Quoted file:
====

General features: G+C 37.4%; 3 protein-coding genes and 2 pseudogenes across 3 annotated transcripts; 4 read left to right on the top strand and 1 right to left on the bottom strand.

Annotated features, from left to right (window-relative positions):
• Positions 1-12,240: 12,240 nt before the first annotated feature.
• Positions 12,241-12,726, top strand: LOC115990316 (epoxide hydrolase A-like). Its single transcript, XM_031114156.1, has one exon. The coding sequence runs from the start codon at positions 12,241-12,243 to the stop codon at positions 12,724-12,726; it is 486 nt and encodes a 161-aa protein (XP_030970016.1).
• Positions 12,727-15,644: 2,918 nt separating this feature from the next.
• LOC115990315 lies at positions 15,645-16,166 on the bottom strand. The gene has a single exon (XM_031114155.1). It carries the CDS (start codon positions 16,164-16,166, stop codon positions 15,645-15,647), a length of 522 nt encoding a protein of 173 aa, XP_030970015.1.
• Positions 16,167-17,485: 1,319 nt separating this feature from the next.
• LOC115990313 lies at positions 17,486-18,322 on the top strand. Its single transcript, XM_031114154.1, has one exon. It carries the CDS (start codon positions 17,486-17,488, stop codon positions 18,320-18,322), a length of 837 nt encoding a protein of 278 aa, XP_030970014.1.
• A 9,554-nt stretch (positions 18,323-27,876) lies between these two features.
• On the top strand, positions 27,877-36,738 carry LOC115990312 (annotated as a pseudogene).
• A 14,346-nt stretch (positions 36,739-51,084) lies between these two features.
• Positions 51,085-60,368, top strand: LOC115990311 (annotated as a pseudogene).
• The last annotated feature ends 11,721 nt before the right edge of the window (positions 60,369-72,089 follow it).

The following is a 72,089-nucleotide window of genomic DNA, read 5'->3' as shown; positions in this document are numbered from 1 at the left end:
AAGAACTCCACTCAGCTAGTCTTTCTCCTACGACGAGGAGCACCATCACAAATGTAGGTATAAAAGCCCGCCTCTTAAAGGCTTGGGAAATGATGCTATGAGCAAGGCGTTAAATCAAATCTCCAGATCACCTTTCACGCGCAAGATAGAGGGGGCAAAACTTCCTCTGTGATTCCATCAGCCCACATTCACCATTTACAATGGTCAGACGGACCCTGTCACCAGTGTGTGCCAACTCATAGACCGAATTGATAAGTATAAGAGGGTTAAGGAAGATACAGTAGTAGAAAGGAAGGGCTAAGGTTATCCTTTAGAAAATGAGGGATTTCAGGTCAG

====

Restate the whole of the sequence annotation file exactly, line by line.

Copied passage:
General features: G+C 37.4%; 3 protein-coding genes and 2 pseudogenes across 3 annotated transcripts; 4 read left to right on the top strand and 1 right to left on the bottom strand.

Annotated features, from left to right (window-relative positions):
• Positions 1-12,240: 12,240 nt before the first annotated feature.
• Positions 12,241-12,726, top strand: LOC115990316 (epoxide hydrolase A-like). Its single transcript, XM_031114156.1, has one exon. The coding sequence runs from the start codon at positions 12,241-12,243 to the stop codon at positions 12,724-12,726; it is 486 nt and encodes a 161-aa protein (XP_030970016.1).
• Positions 12,727-15,644: 2,918 nt separating this feature from the next.
• LOC115990315 lies at positions 15,645-16,166 on the bottom strand. The gene has a single exon (XM_031114155.1). It carries the CDS (start codon positions 16,164-16,166, stop codon positions 15,645-15,647), a length of 522 nt encoding a protein of 173 aa, XP_030970015.1.
• Positions 16,167-17,485: 1,319 nt separating this feature from the next.
• LOC115990313 lies at positions 17,486-18,322 on the top strand. Its single transcript, XM_031114154.1, has one exon. It carries the CDS (start codon positions 17,486-17,488, stop codon positions 18,320-18,322), a length of 837 nt encoding a protein of 278 aa, XP_030970014.1.
• A 9,554-nt stretch (positions 18,323-27,876) lies between these two features.
• On the top strand, positions 27,877-36,738 carry LOC115990312 (annotated as a pseudogene).
• A 14,346-nt stretch (positions 36,739-51,084) lies between these two features.
• Positions 51,085-60,368, top strand: LOC115990311 (annotated as a pseudogene).
• The last annotated feature ends 11,721 nt before the right edge of the window (positions 60,369-72,089 follow it).

The following is a 72,089-nucleotide window of genomic DNA, read 5'->3' as shown; positions in this document are numbered from 1 at the left end:
AAGAACTCCACTCAGCTAGTCTTTCTCCTACGACGAGGAGCACCATCACAAATGTAGGTATAAAAGCCCGCCTCTTAAAGGCTTGGGAAATGATGCTATGAGCAAGGCGTTAAATCAAATCTCCAGATCACCTTTCACGCGCAAGATAGAGGGGGCAAAACTTCCTCTGTGATTCCATCAGCCCACATTCACCATTTACAATGGTCAGACGGACCCTGTCACCAGTGTGTGCCAACTCATAGACCGAATTGATAAGTATAAGAGGGTTAAGGAAGATACAGTAGTAGAAAGGAAGGGCTAAGGTTATCCTTTAGAAAATGAGGGATTTCAGGTCAG